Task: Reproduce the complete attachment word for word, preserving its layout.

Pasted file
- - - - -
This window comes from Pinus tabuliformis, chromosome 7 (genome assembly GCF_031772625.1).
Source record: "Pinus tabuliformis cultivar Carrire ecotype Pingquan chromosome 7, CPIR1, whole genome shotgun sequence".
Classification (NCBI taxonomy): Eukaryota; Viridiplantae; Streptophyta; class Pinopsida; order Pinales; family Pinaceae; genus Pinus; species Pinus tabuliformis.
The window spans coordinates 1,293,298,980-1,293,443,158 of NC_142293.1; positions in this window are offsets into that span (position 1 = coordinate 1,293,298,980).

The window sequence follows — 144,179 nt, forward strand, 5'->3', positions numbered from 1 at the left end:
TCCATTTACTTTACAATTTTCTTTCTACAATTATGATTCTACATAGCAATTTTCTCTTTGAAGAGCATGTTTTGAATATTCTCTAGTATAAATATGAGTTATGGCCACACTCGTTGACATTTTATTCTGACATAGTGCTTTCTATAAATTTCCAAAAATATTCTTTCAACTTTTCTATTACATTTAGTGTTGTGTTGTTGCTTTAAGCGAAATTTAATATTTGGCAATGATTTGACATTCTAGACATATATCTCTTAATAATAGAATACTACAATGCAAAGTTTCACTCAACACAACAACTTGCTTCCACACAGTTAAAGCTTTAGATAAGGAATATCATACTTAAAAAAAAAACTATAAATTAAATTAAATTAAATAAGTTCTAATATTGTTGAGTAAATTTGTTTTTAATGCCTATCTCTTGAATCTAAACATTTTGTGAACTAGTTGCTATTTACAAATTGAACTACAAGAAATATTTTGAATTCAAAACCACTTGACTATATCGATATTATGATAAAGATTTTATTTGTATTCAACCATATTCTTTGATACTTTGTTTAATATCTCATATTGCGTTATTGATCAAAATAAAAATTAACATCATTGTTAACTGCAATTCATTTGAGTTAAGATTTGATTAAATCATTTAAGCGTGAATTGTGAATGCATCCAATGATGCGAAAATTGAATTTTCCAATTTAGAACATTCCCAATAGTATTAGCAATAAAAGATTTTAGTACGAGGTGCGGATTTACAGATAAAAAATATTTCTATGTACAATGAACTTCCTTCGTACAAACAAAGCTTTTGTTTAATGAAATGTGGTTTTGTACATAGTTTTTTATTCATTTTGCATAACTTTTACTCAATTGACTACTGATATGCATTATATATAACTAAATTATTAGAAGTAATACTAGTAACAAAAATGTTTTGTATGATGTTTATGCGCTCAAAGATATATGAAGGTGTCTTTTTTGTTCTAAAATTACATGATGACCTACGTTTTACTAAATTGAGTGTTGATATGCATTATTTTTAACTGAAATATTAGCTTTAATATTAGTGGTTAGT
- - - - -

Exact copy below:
This window comes from Pinus tabuliformis, chromosome 7 (genome assembly GCF_031772625.1).
Source record: "Pinus tabuliformis cultivar Carrire ecotype Pingquan chromosome 7, CPIR1, whole genome shotgun sequence".
Classification (NCBI taxonomy): Eukaryota; Viridiplantae; Streptophyta; class Pinopsida; order Pinales; family Pinaceae; genus Pinus; species Pinus tabuliformis.
The window spans coordinates 1,293,298,980-1,293,443,158 of NC_142293.1; positions in this window are offsets into that span (position 1 = coordinate 1,293,298,980).

The window sequence follows — 144,179 nt, forward strand, 5'->3', positions numbered from 1 at the left end:
TCCATTTACTTTACAATTTTCTTTCTACAATTATGATTCTACATAGCAATTTTCTCTTTGAAGAGCATGTTTTGAATATTCTCTAGTATAAATATGAGTTATGGCCACACTCGTTGACATTTTATTCTGACATAGTGCTTTCTATAAATTTCCAAAAATATTCTTTCAACTTTTCTATTACATTTAGTGTTGTGTTGTTGCTTTAAGCGAAATTTAATATTTGGCAATGATTTGACATTCTAGACATATATCTCTTAATAATAGAATACTACAATGCAAAGTTTCACTCAACACAACAACTTGCTTCCACACAGTTAAAGCTTTAGATAAGGAATATCATACTTAAAAAAAAAACTATAAATTAAATTAAATTAAATAAGTTCTAATATTGTTGAGTAAATTTGTTTTTAATGCCTATCTCTTGAATCTAAACATTTTGTGAACTAGTTGCTATTTACAAATTGAACTACAAGAAATATTTTGAATTCAAAACCACTTGACTATATCGATATTATGATAAAGATTTTATTTGTATTCAACCATATTCTTTGATACTTTGTTTAATATCTCATATTGCGTTATTGATCAAAATAAAAATTAACATCATTGTTAACTGCAATTCATTTGAGTTAAGATTTGATTAAATCATTTAAGCGTGAATTGTGAATGCATCCAATGATGCGAAAATTGAATTTTCCAATTTAGAACATTCCCAATAGTATTAGCAATAAAAGATTTTAGTACGAGGTGCGGATTTACAGATAAAAAATATTTCTATGTACAATGAACTTCCTTCGTACAAACAAAGCTTTTGTTTAATGAAATGTGGTTTTGTACATAGTTTTTTATTCATTTTGCATAACTTTTACTCAATTGACTACTGATATGCATTATATATAACTAAATTATTAGAAGTAATACTAGTAACAAAAATGTTTTGTATGATGTTTATGCGCTCAAAGATATATGAAGGTGTCTTTTTTGTTCTAAAATTACATGATGACCTACGTTTTACTAAATTGAGTGTTGATATGCATTATTTTTAACTGAAATATTAGCTTTAATATTAGTGGTTAGT